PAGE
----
Frequently Asked Questions

Below are the top FAQs for the Board. Have a different question? Search the FAQs by keyword or filter by topic. If you still haven't found your answer, contact the Board's Consumer Information Unit for assistance.

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Frequently Asked Questions

Criminal Convictions

Must I disclose all criminal convictions, even minor offenses in college?

Effective July 1, 2020, the Board no longer requires an applicant to disclose prior criminal record history, pursuant to Business and Professions Code section 480. Any criminal record will be discovered upon receipt of fingerprint results, at which time, the Board will request the applicant to voluntarily provide an explanation and evidence of rehabilitation.

Please note that the Board is notified of all criminal record history, including convictions that have been dismissed or expunged. The Board may not deny a license on the basis of a conviction that has been dismissed, pursuant to Penal Code sections 1203.4, 1203.4a, 1203.41, 1203.42, or 1203.425, or a comparable dismissal or expungement.

How might a criminal conviction affect my application for licensure or a PTL application?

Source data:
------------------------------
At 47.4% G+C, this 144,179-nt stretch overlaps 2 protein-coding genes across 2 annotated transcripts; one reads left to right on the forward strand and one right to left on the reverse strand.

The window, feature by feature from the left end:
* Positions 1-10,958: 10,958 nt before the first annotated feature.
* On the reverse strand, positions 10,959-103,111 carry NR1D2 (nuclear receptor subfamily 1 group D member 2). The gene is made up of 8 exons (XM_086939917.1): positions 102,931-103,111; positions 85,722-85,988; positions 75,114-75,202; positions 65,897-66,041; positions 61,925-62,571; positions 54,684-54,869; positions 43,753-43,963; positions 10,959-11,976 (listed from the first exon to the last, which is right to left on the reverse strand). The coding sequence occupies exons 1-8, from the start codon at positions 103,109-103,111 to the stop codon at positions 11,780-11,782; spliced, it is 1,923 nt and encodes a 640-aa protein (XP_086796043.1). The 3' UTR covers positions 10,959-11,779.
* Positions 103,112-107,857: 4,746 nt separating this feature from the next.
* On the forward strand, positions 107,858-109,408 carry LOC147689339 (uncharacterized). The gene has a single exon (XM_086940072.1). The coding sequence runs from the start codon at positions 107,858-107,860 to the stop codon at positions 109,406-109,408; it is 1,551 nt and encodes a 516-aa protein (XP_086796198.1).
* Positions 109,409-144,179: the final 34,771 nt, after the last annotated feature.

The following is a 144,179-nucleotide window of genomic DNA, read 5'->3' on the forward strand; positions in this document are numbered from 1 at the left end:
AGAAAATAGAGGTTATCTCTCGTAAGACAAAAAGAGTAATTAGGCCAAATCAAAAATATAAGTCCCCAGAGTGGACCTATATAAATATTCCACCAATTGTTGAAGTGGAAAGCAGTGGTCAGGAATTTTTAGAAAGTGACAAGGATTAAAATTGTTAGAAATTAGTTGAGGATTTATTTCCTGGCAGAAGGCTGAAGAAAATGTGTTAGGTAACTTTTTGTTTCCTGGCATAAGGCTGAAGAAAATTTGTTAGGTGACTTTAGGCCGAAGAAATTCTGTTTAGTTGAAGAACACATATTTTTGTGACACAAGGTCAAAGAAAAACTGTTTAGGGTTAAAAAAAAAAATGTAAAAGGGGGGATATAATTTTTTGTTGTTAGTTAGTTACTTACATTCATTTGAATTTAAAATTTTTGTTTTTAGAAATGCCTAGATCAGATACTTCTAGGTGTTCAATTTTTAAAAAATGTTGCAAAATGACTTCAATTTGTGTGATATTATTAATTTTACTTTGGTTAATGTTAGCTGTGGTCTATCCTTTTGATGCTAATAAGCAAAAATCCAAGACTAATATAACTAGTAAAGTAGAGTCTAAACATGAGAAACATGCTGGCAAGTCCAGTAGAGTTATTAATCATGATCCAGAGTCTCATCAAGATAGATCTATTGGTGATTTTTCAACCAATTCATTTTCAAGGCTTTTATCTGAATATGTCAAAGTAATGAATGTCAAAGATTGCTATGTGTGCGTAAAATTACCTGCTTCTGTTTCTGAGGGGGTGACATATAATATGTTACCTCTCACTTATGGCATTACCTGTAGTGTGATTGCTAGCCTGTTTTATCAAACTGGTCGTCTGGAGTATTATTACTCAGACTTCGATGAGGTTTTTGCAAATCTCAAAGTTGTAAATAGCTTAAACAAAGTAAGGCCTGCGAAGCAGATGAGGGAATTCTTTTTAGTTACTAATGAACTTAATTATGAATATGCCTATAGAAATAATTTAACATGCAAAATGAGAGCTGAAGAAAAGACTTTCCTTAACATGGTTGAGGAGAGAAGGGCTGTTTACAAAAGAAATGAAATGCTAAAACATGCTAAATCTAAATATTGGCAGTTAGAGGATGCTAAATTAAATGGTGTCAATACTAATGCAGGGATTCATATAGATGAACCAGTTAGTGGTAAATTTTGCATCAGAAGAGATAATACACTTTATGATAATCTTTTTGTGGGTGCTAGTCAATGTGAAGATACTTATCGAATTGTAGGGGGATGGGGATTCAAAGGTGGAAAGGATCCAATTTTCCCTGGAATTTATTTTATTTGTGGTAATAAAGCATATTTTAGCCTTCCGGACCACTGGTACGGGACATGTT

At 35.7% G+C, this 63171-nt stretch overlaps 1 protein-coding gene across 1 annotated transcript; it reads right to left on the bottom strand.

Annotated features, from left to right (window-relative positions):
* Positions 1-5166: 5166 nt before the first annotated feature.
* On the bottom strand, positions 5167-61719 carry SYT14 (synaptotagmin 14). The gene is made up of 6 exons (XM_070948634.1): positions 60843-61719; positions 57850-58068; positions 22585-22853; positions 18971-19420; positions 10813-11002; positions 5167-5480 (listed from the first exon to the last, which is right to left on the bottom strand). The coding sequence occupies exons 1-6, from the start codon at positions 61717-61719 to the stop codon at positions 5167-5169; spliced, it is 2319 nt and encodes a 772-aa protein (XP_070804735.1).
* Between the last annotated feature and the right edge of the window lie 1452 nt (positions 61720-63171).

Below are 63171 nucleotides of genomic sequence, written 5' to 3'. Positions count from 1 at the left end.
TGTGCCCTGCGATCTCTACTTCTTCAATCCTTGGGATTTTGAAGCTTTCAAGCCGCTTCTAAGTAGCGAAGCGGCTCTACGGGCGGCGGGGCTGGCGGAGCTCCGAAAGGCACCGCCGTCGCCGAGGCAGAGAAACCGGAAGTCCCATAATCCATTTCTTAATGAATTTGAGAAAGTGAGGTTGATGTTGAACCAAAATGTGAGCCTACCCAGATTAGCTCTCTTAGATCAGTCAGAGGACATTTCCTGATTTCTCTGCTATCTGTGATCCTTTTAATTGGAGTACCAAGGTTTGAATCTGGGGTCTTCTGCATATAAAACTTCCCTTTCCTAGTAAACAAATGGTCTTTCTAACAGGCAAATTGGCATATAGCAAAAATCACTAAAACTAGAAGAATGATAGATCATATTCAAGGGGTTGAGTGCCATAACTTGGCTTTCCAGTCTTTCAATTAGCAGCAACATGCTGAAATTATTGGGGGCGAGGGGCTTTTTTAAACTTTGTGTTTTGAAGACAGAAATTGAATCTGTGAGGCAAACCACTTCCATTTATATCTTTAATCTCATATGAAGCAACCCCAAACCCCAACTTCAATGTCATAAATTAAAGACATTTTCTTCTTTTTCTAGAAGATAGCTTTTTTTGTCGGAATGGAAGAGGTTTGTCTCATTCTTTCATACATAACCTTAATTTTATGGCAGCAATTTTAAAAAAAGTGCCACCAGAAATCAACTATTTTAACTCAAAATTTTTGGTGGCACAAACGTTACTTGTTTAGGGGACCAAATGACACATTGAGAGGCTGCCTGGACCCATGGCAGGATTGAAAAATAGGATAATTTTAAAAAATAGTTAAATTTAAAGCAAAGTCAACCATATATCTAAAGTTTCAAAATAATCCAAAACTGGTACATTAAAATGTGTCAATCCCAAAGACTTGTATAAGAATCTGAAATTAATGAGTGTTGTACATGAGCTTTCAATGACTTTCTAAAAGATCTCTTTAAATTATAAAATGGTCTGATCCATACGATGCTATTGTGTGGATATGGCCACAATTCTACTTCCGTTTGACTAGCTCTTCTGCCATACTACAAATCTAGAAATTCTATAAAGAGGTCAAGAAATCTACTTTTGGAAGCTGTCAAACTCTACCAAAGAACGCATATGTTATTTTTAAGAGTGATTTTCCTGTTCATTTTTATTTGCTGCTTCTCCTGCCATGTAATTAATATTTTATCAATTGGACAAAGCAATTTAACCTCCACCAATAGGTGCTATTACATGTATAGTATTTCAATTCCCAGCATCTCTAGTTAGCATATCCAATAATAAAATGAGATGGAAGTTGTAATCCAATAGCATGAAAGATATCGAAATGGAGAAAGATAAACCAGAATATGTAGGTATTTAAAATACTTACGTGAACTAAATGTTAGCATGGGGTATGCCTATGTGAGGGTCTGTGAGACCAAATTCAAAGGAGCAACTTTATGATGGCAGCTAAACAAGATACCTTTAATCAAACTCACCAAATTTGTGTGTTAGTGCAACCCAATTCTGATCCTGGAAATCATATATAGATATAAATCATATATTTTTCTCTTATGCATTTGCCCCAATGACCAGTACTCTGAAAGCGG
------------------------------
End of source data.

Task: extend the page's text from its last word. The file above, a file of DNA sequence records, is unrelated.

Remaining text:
The Board is unable to provide legal advice to applicants or their representatives. The Board reviews each conviction based not only on the conviction itself in relation to the statutes, but also on the underlying issues that led to the conviction. Every situation is unique and is addressed on an individual basis.

All information related to an applicant's criminal history is considered when determining an applicant’s eligibility for licensure, including, but not limited to: The specific conviction; when the incident occurred; the circumstances surrounding the arrest/conviction; the number of convictions an applicant has; the applicant’s compliance with the court's terms and conditions; and the applicant’s rehabilitation.

The Board has four options relative to licensure: issue a full and unrestricted license; issue a license with a public letter of reprimand; issue a probationary license; or deny a license. These actions must be substantiated by appropriate evidence.